Sign up below to be added to our mailing list for the latest news updates, access to exclusive contests, and more!
The de facto leader of Matchbox Twenty is lead singer and songwriter Rob Thomas. An Army brat born on a military base in Germany, Thomas spent much of his childhood between his mother's house in Florida and his grandmother's place in South Carolina. The stress of constantly moving spilled over into his schoolwork, and he dropped out of high school at the age of 17. He spent some time wandering around the Southeast, singing in a variety of rock bands before he made Orlando, Florida his home base. There he met bassist Brian Yale and drummer Paul Doucette, and the three spent several years drifting through local bands before Matchbox Twenty officially formed. They rounded out the lineup with Adam Gaynor (rhythm guitar, vocals), who had previously worked at the Criteria Recording Studios in Miami, and Kyle Cook (lead guitar), a former student of the Atlanta Institute of Music.
The band hooked up with Collective Soul producer Matt Serletic and recorded a batch of demos, which helped them secure gigs throughout the U.S. Soon, the band signed to Lava, a subsidiary of Atlantic Records, and recorded their debut, Yourself or Someone Like You, also with Serletic. It was released in October 1996 to little attention, but Matchbox Twenty continued to tour America, cultivating a fan base. They eventually landed their single "Long Day" on several influential radio stations, which paved the way for their breakthrough hit, "Push." In spring 1997, "Push" began climbing its way to the top of the modern rock charts, as it received heavy airplay from radio and MTV. By the summer, the single was in the modern rock Top Ten, and Yourself or Someone Like You had reached the album Top 40 and gone gold.
As it turns out, "Push" wasn't the culmination of their work but the beginning of a somewhat surprising success story. Later in 1997, the record picked up momentum, as "3am" became a bigger hit than "Push," propelling Yourself or Someone Like You to multi-platinum status. Early in 1998, the group was named Best New Band by Rolling Stone's annual reader's poll -- proof that, even if Matchbox Twenty wasn't winning critics, they were winning over a wide mainstream audience. The band and its debut album continued to sell at a steady pace throughout the year as the singles "Real World" and "Back 2 Good" joined "Push" and "3am" as radio favorites. Through it all, Matchbox Twenty stayed on the road, at home and abroad. They did well in foreign territories, including Canada, but they truly connected with Australia, where they went platinum eight times; in neighboring New Zealand, they went quintuple platinum.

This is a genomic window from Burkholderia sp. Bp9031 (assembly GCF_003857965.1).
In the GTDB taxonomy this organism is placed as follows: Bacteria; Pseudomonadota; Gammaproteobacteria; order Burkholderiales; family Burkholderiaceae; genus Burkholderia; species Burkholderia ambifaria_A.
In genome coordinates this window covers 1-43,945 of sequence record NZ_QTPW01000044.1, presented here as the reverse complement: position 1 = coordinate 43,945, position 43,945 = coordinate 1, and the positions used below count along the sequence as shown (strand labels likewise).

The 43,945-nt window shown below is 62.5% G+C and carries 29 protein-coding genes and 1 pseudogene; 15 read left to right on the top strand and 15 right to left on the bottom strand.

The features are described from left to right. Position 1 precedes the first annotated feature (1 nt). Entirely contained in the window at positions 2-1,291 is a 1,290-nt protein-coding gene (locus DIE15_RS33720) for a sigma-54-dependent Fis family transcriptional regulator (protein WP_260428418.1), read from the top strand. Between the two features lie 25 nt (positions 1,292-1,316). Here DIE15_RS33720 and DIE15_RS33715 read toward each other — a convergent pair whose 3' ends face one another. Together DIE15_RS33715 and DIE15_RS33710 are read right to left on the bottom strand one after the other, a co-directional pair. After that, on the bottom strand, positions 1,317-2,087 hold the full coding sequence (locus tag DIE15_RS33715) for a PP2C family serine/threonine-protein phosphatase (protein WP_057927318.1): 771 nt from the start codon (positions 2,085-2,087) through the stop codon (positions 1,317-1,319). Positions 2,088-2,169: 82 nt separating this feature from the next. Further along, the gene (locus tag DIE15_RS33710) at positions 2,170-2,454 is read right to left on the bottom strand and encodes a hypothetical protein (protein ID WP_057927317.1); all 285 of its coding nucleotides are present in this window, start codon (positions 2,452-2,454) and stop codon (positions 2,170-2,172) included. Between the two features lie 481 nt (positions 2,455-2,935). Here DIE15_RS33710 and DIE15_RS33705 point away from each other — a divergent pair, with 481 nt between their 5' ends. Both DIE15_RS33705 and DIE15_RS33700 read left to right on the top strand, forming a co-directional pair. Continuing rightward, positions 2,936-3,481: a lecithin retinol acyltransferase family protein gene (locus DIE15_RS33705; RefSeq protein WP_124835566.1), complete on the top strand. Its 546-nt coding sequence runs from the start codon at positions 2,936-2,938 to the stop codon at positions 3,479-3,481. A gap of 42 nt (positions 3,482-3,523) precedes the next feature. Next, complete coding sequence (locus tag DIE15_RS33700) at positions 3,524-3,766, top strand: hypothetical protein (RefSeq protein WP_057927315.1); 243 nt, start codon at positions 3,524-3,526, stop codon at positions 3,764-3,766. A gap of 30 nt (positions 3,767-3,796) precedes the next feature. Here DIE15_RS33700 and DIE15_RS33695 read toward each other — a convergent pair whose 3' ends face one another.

Matchbox Twenty reserved 1999 as the year to record their eagerly anticipated second album, but they didn't disappear from the spotlight due to the unexpected success of "Smooth," a Santana song co-written and sung by Rob Thomas. "Smooth" was one of many songs sung by celebrities on Santana's cameo-studded comeback album Supernatural, but it was the one chosen as the lead single. A wise choice, as it turned out, since it became a true pop phenomenon, topping many radio charts and driving Supernatural to multi-platinum sales and several industry awards. Throughout the second half of 1999, "Smooth" was inescapable, as it and Supernatural sat on the top of the pop charts. Its success brought more attention to Matchbox Twenty, and Yourself or Someone Like You rocketed to over ten million copies sold -- which qualified it for the RIAA's Diamond Award, which is only granted to records that have moved over ten million units. On top of that, Thomas was named BMI's 1999 Pop Songwriter of the Year, for "Smooth" and his work with Matchbox Twenty. Early in 2000, Thomas won three Grammys for "Smooth" -- Song of the Year, Record of the Year, and Best Pop Collaboration with Vocals.
All of this success happened as Matchbox Twenty were recording their second album, again with producer Matt Serletic. That success raised expectations for the new album, entitled Mad Season, which was released in May 2000. Two years later, the band emerged with their third album, More Than You Think You Are. With this particular record, the band shared songwriting duties as a whole for the first time. Despite, or perhaps because of, the band's success and frequent touring, Matchbox Twenty decided to take a break from recording and in 2005, Thomas released his debut solo album, Something to Be. Featuring a more polished funk- and dance-influenced sound, the album sold well and spawned several hit songs, including "Lonely No More" and "This Is How a Heart Breaks." In 2007, the reunited Matchbox Twenty -- with Doucette now on guitar replacing Gaynor, who left the band in 2005, and Push Stars' Ryan MacMillan on drums -- delivered the hits collection Exile on Mainstream which included a bonus EP of new tracks. North, the band's fourth studio album and first official release since 2002, arrived in September 2012.
Debuting at number one upon its release, North featured the Adult Pop Airplay hits "She's So Mean" and "Overjoyed." The group stayed on the road supporting the album through 2013. Kyle Cook split in 2016 but his departure was brief: he returned in 2017 for a co-headlining tour with Counting Crows. The band suffered several canceled tours during the COVID-19 pandemic of 2020 and 2021, but the lack of concerts led them to record a new album. Matchbox Twenty returned with their first new material in 11 years in March of 2023, delivering "Wild Dogs (Running in a Slow Dream)" prior to a full-length album called Where the Light Goes in May of that year. It marked the first time Matchbox Twenty didn't collaborate with producer Matt Serletic: instead, Gregg Wattenberg and the band's Doucette and Cook shared the duties. ~ Stephen Thomas Erlewine